Colo­nial­ism classes

Coventry Telegraph - - NATIONAL - Jackie Doyle-Price

CHIL­DREN should be taught more about the legacy of the Bri­tish Em­pire, colo­nial­ism and the slave trade, Jeremy Cor­byn will say.

The Labour leader is call­ing for schools to give pupils a greater aware­ness of the role played by black Bri­tons in shap­ing the coun­try’s his­tory.

Mr Cor­byn will to­day set out plans for an Eman­ci­pa­tion Ed­u­ca­tional Trust aimed at ed­u­cat­ing fu­ture gen­er­a­tions about slav­ery and the strug­gle to end the trade. THE min­is­ter ap­pointed by Theresa May to over­see sui­cide pre­ven­tion ef­forts once joked about throw­ing her­self off a cliff, it has emerged.

Jackie Doyle-Price told a lo­cal news­pa­per that she would “sooner jump off Beachy Head” than join the Euroscep­tic party Ukip.

The com­ment was branded “in­ap­pro­pri­ate” and “un­ac­cept­able” by a se­nior Labour spokesman.

Among the Thur­rock MP’s re­spon­si­bil­i­ties as min­is­ter for sui­cide pre­ven­tion will be to try to end the stigma which pre­vents peo­ple from seek­ing help.

Ms Doyle-Price spoke to the Thur­rock Gazette in 2014 to deny ru­mours that she might fol­low Clac­ton MP Dou­glas Car­swell in de­fect­ing to Ukip.

She said then: “I would sooner jump off Beachy Head than join Ukip.

“I am a Con­ser­va­tive. I have never run away from a fight and I am not go­ing to start now. The stakes are too high.”

Around 20 peo­ple a year kill them­selves by throw­ing them­selves from the chalk cliffs at Beachy Head in East Sus­sex, and pa­trols are car­ried out in the area in the hope of dis­suad­ing peo­ple from jump­ing.

Asked about Ms Doyle-Price’s com­ments, a se­nior Labour spokesman said: “Any com­ment which in­creases stigma or dis­re­spect or lack of un­der­stand­ing for men­tal health is­sues – in par­tic­u­lar in this case men­tal health is­sues and sui­cide – is ob­vi­ously com­pletely in­ap­pro­pri­ate.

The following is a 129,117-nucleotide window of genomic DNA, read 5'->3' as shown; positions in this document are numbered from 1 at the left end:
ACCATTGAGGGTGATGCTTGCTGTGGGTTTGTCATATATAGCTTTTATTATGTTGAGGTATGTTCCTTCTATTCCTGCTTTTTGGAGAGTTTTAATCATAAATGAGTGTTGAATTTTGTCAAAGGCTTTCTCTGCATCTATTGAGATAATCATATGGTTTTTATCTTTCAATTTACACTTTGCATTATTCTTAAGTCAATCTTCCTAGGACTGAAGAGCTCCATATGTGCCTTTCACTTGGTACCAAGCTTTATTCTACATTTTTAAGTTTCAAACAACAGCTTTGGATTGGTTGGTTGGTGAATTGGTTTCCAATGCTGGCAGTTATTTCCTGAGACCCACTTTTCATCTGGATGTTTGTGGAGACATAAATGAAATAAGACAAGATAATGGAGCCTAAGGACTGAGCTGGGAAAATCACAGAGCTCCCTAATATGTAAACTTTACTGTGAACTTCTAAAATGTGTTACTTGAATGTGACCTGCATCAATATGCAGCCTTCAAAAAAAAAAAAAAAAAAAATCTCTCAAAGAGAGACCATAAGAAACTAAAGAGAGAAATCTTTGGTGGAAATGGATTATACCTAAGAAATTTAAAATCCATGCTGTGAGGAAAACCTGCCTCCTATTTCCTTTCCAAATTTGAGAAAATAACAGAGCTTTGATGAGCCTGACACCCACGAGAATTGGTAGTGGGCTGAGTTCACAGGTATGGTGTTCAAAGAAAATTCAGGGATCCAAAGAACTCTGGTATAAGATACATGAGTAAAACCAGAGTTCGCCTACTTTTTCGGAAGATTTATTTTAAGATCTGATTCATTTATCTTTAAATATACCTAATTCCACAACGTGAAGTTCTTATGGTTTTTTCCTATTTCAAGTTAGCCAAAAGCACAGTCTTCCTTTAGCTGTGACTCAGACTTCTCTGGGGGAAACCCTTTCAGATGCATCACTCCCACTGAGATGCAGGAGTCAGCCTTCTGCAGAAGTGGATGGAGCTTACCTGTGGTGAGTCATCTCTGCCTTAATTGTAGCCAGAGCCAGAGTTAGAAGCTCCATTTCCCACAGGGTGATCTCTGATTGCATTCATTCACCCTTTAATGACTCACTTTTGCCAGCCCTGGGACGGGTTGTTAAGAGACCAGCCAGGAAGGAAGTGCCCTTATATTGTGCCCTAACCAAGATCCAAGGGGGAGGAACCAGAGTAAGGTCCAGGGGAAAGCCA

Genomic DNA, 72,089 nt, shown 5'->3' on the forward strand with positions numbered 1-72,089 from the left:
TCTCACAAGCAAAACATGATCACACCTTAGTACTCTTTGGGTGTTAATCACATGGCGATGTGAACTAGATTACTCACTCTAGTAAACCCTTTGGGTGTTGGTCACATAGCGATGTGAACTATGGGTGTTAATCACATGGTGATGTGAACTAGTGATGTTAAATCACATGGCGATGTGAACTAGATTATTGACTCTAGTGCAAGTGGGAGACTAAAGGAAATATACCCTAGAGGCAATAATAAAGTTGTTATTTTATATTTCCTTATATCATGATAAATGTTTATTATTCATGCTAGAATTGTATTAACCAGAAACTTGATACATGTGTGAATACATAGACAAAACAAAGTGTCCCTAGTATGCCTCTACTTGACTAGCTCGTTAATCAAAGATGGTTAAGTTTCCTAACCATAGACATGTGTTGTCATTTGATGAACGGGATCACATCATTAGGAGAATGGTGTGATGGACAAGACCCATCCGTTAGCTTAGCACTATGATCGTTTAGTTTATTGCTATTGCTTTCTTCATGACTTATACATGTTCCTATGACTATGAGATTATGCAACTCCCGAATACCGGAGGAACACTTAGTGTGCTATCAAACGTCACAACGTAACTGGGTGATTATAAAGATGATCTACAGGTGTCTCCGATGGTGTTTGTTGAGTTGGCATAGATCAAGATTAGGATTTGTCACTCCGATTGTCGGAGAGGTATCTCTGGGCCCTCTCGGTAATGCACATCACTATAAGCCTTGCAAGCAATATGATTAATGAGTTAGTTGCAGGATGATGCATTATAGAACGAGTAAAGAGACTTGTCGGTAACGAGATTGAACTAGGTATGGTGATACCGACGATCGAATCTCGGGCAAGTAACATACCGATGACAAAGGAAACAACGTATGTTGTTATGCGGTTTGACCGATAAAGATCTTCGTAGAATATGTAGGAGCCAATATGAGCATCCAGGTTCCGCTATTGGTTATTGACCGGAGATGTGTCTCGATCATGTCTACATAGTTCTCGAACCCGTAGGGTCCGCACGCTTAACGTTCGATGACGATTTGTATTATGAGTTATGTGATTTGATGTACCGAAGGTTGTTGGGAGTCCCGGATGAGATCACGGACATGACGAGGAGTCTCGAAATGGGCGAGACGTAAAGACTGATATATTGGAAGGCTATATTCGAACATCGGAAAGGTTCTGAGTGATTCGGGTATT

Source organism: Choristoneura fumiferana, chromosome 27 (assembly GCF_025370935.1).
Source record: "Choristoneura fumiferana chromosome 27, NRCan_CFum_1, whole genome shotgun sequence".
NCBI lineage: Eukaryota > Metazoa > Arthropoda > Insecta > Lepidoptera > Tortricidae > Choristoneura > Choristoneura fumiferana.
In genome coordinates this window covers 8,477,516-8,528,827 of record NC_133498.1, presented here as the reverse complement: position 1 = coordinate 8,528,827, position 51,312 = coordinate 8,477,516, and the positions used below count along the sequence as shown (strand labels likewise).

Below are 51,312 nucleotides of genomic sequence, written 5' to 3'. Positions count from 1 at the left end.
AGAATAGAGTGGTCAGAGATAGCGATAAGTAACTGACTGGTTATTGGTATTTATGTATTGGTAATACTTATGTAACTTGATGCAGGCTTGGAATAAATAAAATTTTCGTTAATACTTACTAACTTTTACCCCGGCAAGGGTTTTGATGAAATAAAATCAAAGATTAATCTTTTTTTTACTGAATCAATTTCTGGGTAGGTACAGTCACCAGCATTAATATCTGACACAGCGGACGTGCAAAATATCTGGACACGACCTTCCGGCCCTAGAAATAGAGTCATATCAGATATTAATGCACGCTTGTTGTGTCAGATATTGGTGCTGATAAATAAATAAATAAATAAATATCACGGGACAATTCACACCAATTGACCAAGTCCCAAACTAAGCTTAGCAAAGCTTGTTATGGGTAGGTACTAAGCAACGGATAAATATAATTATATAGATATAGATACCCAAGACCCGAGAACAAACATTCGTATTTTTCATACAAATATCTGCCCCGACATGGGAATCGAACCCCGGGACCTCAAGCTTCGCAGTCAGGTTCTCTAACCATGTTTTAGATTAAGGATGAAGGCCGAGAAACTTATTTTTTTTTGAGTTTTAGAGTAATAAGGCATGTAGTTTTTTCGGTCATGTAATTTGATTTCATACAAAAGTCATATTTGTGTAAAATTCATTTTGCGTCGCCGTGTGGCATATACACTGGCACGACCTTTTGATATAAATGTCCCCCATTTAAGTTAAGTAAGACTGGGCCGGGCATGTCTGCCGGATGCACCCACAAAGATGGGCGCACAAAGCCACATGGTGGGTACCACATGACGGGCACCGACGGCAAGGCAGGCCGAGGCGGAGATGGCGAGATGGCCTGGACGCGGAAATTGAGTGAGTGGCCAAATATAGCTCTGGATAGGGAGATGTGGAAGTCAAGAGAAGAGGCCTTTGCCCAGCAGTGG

“Th­ese kinds of com­ments are un­ac­cept­able.”

A Down­ing Street source said he was not aware of the com­ments, but added: “There is a se­ri­ous job she will be tak­ing for­ward in this very im­por­tant new po­si­tion.

“She will have ac­cess to some of the nearly £12 bil­lion that we al­ready spend on men­tal health in this coun­try and will want to en­sure that ser­vices im­prove fur­ther to make sure that peo­ple in vul­ner­a­ble sit­u­a­tions get the sup­port they need.”

The con­tro­versy over her 2014 re­mark has over­shad­owed the news of Ms DoylePrice’s ap­point­ment as what is thought to be the world’s first min­is­ter for sui­cide pre­ven­tion, an­nounced by Theresa May on World Men­tal Health Day yes­ter­day.

Around 4,500 peo­ple take their lives ev­ery year in Eng­land and sui­cide re­mains the lead­ing cause of death among men un­der the age of 45.

The Prime Min­is­ter has also pledged up to £1.8 mil­lion to en­sure the Sa­mar­i­tans’ helpline re­mains free for the next four years, to help those most in need.

Labour said a fo­cus on sui­cide pre­ven­tion was “long over­due” and warned that a lack of fund­ing had forced peo­ple to wait months for treat­ment in some ar­eas.

Health Sec­re­tary Matt Han­cock said the sui­cide rate it at its low­est for seven years, although each is a tragic but “pre­ventable” death.

“We need to do more to chal­lenge the stigma that peo­ple with men­tal ill-health face and make sure they feel they can reach out for help,” he said.

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